Trey Hendrickson had graduated, taking with him his FAU career-high 29.5 sacks, 9.5 of which came as a senior. How would the Owls match Hendrickson’s destructiveness in the backfield?
While there was no true replacement for Hendrickson, the best defensive end in program history, the Owls’ defensive line found a way to excel without him.
For FAU’s defensive ends, it was a group effort.
Five of them combined to total 15 sacks in 2017, one shy of the total the Hendrickson-led crew tallied the year prior. As a team, the Owls recorded 38 sacks in 2017, a full 15 more than they managed in 2016.
True, FAU’s offense posted a staggering amount of points, forcing opponents to abandon the running game early, thereby producing many more sack opportunities. But that shouldn’t diminish the accomplishments of the Owls’ defensive ends.
And that performance should only improve in 2018 as new defensive coordinator Tony Pecoraro’s ferociously aggressive defense will provide more opportunities for the ends to attack.
In Hunter Snyder and Leighton McCarthy, the Owls return their two best pass rushers. Injuries have limited Snyder during his career and he lacks the motor that drove Hendrickson, but with a good senior season he could leave Boca Raton as the second-best defensive end ever to play at FAU.
Only a redshirt freshman last season, McCarthy is pure pass rusher who will become a better run stuffer as he adds muscle.
Ernest Bagner and Tim Bonner, junior college transfers prior to the 2017 season, didn’t produce as expected last season but made strides during the spring.
Expect that quartet to create even more mischief in opponents’ backfields this season.
OwlAccess.com Pre-Camp FAU DE Breakdown
Hunter Snyder (6-7, 265, R-Sr.): Snyder tied linebacker Rashad Smith for FAU’s sack title last season with six. His 12.5 career sacks tie for fifth-most in FAU history, and with four sacks he’ll be alone in second. He didn’t get named a preseason All-Conference USA performer, but with a healthy season Snyder will be there at the end of the year.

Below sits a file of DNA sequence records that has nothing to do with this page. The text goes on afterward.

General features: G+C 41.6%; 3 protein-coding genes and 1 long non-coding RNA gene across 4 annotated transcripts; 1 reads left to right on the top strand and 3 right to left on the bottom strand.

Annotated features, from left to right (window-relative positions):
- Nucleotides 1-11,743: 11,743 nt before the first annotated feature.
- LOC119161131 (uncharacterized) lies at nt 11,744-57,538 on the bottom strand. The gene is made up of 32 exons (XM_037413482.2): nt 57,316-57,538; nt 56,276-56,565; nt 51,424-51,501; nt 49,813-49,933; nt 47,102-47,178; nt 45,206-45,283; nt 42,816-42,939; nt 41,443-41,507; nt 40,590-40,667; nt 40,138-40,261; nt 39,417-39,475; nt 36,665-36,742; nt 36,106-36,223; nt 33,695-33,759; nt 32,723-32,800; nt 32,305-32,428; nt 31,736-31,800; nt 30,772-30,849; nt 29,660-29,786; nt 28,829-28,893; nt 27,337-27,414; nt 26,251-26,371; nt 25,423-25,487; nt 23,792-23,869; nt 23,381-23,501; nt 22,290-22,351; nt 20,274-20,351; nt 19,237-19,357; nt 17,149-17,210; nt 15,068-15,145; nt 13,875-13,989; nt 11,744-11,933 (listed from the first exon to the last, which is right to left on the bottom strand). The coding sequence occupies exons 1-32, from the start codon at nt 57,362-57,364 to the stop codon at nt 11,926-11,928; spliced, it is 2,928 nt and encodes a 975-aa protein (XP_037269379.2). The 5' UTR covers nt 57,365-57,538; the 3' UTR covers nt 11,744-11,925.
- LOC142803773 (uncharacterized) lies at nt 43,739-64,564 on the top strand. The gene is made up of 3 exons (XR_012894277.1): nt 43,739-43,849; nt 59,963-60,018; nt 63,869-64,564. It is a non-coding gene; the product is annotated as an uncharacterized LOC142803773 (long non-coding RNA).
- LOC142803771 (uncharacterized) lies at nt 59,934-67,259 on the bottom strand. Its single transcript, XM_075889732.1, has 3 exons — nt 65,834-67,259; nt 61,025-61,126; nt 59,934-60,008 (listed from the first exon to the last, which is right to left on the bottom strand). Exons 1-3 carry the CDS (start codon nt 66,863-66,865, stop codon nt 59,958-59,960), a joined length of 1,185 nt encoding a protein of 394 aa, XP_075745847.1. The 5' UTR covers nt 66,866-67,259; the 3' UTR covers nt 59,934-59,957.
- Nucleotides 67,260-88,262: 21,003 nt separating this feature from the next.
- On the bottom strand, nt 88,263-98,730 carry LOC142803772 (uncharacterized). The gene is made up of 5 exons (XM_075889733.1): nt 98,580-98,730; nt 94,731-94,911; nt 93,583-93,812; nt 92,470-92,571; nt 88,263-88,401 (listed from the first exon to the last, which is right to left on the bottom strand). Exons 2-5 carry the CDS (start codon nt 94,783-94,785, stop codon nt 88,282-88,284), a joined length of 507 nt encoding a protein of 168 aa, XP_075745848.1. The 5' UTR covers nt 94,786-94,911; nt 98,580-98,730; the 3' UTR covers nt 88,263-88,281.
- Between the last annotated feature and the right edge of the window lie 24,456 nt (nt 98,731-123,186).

Tim Bonner (6-5, 235, R-Jr.): Originally a Louisville Cardinal before transferring to East Mississippi Community College, the “Last Chance U” star struggled with the adjustment back to FBS football. Primarily a special teams contributor last season, Bonner only managed eight tackles, though one was a sack. Bonner looked more comfortable during the spring, but has a ways to go to displace Snyder as a starter. He is better suited than Snyder to dropping back into coverage – something Pecoraro’s defense asks defensive ends to do occasionally.
David Belvin (6-3, 260, R-So.): Belvin has yet to contribute as an Owl, but he did flash at times during the spring. He ended spring third on the depth chart and will have to demonstrate the ability to contribute more consistently if he’s going to climb higher.
Anthony Bennett (6-3, 245, R-Jr.): One of the more pleasant surprises of 2017 spring practices, Bennett’s successes didn’t carry over to the fall. He played in nine games, even recording a sack in the C-USA title game, but didn’t make much of an impact. When he’s on the field, Bennett gives his all.